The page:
The U.S. International Trade Commission (ITC) determined on Friday, September 22, 2017, that Crystalline Silicon Photovoltaic (CSPV) cells (regardless whether they are assembled fully or partially into other products) imported into the United States are causing “serious injury” to the portion of the U.S. solar industry that produces similar articles. The ITC will send a report to the President recommending specific remedial action. However, the President has authority to impose the recommended remedy, no remedy, or a remedy different from that which is recommended in the ITC's report.

Suniva, Inc., which petitioned for this “global safeguards” investigation under Section 201 of the Trade Act of 1974, has, among other things, requested initial increased import duties (also sometimes called “tariffs”) of $0.40/watt per CSPV cell, and a minimum price floor of $0.78/watt per solar module. Global safeguard remedies are temporary, but still can be in place for four years, with the potential for extension to a total of eight years. Possible remedies include duties, quotas, trade adjustment assistance, negotiating international agreements, and submitting to Congress legislation to aid the domestic industry.

The ITC must issue its report to the President by November 13, 2017. President Trump then has 60 days to take action. Duties or quotas generally are to be implemented within 15 days thereafter. The expected time-line of developments in this case is therefore as follows: 

  • ITC public hearing on remedies (October 3, 2017);
  • ITC vote on remedies (October 31, 2017); 
  • ITC report to the President with remedy recommendations (Nov. 13, 2017);
  • Presidential action (Jan. 12, 2018);
  • Remedies (e.g., duties/price floors) implemented (Jan. 27, 2018).

This matter will be the subject of intense lobbying—given both the President’s discretion and that of Congress. Companies that rely on imports of CSPV cells and products incorporating CSPV cells from any country should begin or continue contingency planning—to the extent possible, considering the uncertainty inherent to this case. While there are a variety of measures that are frequently used to mitigate risk (such as change-of-law, indemnification, and force majeure clauses in contracts related to development projects and mergers and acquisitions), the greater uncertainty and potential for market disruption here may render such measures insufficient.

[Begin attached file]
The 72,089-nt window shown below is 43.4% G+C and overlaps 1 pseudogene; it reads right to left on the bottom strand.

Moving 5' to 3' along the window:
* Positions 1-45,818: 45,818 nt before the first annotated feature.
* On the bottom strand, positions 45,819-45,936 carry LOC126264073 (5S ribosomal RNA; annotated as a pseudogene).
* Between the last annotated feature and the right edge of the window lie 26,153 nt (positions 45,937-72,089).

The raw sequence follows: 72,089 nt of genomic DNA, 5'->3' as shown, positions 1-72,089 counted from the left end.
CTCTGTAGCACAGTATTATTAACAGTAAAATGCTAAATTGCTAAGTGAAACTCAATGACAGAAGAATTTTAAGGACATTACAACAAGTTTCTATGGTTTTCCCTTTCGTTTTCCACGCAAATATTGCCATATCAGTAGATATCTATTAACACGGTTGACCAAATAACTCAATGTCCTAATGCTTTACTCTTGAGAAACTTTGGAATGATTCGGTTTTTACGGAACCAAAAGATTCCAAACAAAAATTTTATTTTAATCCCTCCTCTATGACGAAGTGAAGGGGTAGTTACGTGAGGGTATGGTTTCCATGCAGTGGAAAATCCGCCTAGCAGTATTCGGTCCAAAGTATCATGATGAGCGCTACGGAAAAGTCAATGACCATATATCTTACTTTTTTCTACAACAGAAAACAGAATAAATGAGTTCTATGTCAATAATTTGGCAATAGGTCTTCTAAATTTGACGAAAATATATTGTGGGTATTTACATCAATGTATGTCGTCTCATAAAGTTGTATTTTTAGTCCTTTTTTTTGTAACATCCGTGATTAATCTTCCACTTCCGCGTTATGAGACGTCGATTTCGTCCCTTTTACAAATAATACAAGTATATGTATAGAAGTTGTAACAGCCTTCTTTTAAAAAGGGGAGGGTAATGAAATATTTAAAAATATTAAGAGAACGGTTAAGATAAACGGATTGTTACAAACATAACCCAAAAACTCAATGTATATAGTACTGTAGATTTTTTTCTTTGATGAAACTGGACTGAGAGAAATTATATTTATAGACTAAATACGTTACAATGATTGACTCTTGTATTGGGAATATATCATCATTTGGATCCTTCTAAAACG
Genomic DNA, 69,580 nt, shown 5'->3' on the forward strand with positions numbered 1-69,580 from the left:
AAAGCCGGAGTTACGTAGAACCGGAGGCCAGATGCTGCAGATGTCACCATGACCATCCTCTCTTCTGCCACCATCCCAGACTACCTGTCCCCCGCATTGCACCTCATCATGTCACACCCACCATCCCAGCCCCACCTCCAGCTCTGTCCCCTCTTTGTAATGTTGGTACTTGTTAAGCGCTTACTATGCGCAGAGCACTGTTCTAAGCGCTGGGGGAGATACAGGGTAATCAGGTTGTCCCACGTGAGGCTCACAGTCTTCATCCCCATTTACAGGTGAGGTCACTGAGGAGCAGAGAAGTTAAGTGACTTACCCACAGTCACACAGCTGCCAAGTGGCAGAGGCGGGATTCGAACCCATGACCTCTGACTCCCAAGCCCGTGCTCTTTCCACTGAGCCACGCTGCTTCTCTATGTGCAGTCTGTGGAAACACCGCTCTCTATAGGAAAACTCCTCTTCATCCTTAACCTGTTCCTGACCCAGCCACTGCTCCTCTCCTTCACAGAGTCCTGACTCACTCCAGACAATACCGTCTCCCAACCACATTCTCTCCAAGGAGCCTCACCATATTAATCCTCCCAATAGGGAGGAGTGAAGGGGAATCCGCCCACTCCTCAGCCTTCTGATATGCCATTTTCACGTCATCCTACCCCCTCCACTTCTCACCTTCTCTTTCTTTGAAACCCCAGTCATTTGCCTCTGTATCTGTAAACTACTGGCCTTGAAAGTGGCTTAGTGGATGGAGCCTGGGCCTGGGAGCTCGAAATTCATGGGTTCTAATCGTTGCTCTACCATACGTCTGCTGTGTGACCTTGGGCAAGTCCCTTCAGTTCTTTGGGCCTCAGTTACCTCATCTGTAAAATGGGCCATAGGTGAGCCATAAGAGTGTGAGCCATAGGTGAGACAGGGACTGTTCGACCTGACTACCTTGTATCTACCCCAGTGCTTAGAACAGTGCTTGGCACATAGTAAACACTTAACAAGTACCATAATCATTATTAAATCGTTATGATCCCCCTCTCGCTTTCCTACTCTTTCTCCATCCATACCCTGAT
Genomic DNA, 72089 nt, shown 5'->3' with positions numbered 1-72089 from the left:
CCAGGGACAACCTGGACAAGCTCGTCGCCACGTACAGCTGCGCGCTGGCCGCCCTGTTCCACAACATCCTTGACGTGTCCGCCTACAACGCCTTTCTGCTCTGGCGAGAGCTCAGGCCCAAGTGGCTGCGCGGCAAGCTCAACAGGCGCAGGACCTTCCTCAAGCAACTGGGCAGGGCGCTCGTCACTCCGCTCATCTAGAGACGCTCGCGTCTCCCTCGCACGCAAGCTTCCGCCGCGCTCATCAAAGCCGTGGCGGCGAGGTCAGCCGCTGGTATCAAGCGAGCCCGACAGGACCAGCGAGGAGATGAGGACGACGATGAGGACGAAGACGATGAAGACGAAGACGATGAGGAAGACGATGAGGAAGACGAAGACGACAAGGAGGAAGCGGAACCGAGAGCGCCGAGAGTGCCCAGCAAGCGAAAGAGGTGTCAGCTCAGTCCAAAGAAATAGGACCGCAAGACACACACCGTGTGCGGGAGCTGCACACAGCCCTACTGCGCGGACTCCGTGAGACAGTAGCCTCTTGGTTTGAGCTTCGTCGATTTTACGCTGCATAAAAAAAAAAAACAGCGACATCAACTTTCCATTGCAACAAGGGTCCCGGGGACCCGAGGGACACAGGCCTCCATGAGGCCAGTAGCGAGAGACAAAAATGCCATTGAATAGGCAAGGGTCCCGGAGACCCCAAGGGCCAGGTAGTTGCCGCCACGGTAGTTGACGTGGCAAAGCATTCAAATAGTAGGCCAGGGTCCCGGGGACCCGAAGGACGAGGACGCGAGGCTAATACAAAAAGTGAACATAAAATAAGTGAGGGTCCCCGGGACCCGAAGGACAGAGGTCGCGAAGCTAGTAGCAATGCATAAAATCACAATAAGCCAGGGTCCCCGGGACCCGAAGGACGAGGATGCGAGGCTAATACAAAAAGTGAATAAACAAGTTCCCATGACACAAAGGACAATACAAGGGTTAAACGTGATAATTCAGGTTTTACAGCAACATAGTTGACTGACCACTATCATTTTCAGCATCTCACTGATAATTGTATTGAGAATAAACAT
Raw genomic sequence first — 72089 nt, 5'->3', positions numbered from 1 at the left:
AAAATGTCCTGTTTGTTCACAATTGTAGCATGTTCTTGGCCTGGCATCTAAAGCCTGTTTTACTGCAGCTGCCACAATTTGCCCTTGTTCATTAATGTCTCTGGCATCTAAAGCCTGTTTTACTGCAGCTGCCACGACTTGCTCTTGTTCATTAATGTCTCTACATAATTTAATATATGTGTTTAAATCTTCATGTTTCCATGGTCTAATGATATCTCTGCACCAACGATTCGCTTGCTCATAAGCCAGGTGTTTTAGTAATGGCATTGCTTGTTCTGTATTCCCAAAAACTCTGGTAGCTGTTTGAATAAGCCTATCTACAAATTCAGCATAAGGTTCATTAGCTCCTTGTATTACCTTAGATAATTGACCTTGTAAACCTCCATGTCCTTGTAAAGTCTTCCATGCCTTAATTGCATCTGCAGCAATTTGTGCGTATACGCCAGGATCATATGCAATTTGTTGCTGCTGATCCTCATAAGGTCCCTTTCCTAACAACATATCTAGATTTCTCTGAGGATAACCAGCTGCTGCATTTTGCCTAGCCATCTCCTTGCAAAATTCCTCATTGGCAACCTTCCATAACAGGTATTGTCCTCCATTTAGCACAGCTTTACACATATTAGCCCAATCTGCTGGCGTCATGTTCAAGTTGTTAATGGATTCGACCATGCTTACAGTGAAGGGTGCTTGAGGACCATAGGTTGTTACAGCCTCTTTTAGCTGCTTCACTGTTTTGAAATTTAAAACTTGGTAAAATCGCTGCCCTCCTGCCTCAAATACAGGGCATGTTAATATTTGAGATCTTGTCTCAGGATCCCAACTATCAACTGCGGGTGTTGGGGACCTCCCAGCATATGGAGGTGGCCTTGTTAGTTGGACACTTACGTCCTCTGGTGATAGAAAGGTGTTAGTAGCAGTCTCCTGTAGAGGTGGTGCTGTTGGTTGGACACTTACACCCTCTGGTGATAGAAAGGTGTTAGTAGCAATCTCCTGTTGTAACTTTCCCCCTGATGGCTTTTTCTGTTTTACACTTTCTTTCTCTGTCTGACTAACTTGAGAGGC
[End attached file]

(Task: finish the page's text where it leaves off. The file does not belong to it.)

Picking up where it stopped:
Assuming that increased duties and price floors on imported CPSV cells and related downstream products will be the primary remedies, costs to U.S. solar developers may increase significantly. Global safeguard cases, unlike Antidumping and Countervailing Duty (AD/CVD) cases, are not limited to specified countries. Cost-effective supply of CSPV cells and downstream products incorporating CSPV cells may decrease, at least in the short term, given the poor condition of the U.S. domestic industry producing CSPV cells and related articles within the scope of the investigation. Foreign manufacturers that have expressed interest in opening U.S. plants have apparently experienced delays in their attempts to do so.

The ITC’s report to the President will provide more information about what the President may do. To the extent the ITC report influences the President’s decision, it is worth noting that the initial petition to the ITC did not request only increased duties and price floors; it also requested, among other things: (i) distribution of AD/CVD collected under the two sets of AD/CVD Orders relating to solar cells and products from China and Taiwan; (ii) an economic development program that would be paid for with duties collected under orders from this § 201 investigation; and (iii) U.S. negotiations with other countries, with one goal being to reduce excess global production capacity.

We are continuing to track developments in this case, and will provide additional updates as those developments indicate the types and levels of remedies that may be imposed.